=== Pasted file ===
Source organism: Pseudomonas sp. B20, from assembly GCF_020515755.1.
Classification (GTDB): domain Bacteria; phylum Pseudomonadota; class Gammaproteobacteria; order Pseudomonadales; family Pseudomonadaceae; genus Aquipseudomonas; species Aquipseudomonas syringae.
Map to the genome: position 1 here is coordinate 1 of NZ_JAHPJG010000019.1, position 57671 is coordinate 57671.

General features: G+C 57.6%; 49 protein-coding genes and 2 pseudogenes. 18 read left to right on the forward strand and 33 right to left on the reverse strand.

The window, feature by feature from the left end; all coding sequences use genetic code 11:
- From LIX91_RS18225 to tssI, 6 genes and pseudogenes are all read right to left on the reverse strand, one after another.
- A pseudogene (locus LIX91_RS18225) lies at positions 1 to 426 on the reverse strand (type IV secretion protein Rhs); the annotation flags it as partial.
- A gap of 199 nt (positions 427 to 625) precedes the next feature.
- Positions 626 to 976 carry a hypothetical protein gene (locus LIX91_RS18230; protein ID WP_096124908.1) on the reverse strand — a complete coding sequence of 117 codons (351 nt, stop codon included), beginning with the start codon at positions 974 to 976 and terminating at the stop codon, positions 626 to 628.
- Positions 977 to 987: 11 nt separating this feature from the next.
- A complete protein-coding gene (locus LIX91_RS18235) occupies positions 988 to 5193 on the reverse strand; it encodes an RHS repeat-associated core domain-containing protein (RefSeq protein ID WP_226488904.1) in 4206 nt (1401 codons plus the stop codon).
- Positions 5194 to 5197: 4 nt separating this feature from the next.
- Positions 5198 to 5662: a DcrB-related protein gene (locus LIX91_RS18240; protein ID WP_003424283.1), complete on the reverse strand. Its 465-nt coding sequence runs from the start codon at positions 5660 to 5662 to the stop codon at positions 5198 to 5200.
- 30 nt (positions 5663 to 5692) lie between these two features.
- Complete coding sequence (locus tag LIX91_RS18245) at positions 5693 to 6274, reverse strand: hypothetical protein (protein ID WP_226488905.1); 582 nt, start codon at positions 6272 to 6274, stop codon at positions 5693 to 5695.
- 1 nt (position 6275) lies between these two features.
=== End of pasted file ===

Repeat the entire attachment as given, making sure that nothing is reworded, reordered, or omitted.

Source organism: Pseudomonas sp. B20, from assembly GCF_020515755.1.
Classification (GTDB): domain Bacteria; phylum Pseudomonadota; class Gammaproteobacteria; order Pseudomonadales; family Pseudomonadaceae; genus Aquipseudomonas; species Aquipseudomonas syringae.
Map to the genome: position 1 here is coordinate 1 of NZ_JAHPJG010000019.1, position 57671 is coordinate 57671.

General features: G+C 57.6%; 49 protein-coding genes and 2 pseudogenes. 18 read left to right on the forward strand and 33 right to left on the reverse strand.

The window, feature by feature from the left end; all coding sequences use genetic code 11:
- From LIX91_RS18225 to tssI, 6 genes and pseudogenes are all read right to left on the reverse strand, one after another.
- A pseudogene (locus LIX91_RS18225) lies at positions 1 to 426 on the reverse strand (type IV secretion protein Rhs); the annotation flags it as partial.
- A gap of 199 nt (positions 427 to 625) precedes the next feature.
- Positions 626 to 976 carry a hypothetical protein gene (locus LIX91_RS18230; protein ID WP_096124908.1) on the reverse strand — a complete coding sequence of 117 codons (351 nt, stop codon included), beginning with the start codon at positions 974 to 976 and terminating at the stop codon, positions 626 to 628.
- Positions 977 to 987: 11 nt separating this feature from the next.
- A complete protein-coding gene (locus LIX91_RS18235) occupies positions 988 to 5193 on the reverse strand; it encodes an RHS repeat-associated core domain-containing protein (RefSeq protein ID WP_226488904.1) in 4206 nt (1401 codons plus the stop codon).
- Positions 5194 to 5197: 4 nt separating this feature from the next.
- Positions 5198 to 5662: a DcrB-related protein gene (locus LIX91_RS18240; protein ID WP_003424283.1), complete on the reverse strand. Its 465-nt coding sequence runs from the start codon at positions 5660 to 5662 to the stop codon at positions 5198 to 5200.
- 30 nt (positions 5663 to 5692) lie between these two features.
- Complete coding sequence (locus tag LIX91_RS18245) at positions 5693 to 6274, reverse strand: hypothetical protein (protein ID WP_226488905.1); 582 nt, start codon at positions 6272 to 6274, stop codon at positions 5693 to 5695.
- 1 nt (position 6275) lies between these two features.